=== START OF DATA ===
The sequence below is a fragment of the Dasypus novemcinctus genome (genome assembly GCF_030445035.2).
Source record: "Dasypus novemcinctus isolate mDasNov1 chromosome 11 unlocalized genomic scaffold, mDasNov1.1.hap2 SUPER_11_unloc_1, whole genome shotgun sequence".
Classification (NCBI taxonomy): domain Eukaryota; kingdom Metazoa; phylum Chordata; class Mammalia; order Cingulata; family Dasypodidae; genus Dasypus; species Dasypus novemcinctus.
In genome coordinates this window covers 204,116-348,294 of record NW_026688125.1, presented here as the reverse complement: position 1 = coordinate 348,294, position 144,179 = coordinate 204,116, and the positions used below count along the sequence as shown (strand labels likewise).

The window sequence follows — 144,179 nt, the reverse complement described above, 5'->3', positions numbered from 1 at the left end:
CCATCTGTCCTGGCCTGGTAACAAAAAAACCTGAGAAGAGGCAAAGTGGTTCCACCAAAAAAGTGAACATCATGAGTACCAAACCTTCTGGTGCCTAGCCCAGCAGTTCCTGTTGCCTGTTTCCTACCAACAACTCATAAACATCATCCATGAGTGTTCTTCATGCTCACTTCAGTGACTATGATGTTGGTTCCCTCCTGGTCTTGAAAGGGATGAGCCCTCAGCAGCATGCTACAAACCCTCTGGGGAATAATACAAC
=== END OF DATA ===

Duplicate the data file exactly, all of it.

The sequence below is a fragment of the Dasypus novemcinctus genome (genome assembly GCF_030445035.2).
Source record: "Dasypus novemcinctus isolate mDasNov1 chromosome 11 unlocalized genomic scaffold, mDasNov1.1.hap2 SUPER_11_unloc_1, whole genome shotgun sequence".
Classification (NCBI taxonomy): domain Eukaryota; kingdom Metazoa; phylum Chordata; class Mammalia; order Cingulata; family Dasypodidae; genus Dasypus; species Dasypus novemcinctus.
In genome coordinates this window covers 204,116-348,294 of record NW_026688125.1, presented here as the reverse complement: position 1 = coordinate 348,294, position 144,179 = coordinate 204,116, and the positions used below count along the sequence as shown (strand labels likewise).

The window sequence follows — 144,179 nt, the reverse complement described above, 5'->3', positions numbered from 1 at the left end:
CCATCTGTCCTGGCCTGGTAACAAAAAAACCTGAGAAGAGGCAAAGTGGTTCCACCAAAAAAGTGAACATCATGAGTACCAAACCTTCTGGTGCCTAGCCCAGCAGTTCCTGTTGCCTGTTTCCTACCAACAACTCATAAACATCATCCATGAGTGTTCTTCATGCTCACTTCAGTGACTATGATGTTGGTTCCCTCCTGGTCTTGAAAGGGATGAGCCCTCAGCAGCATGCTACAAACCCTCTGGGGAATAATACAAC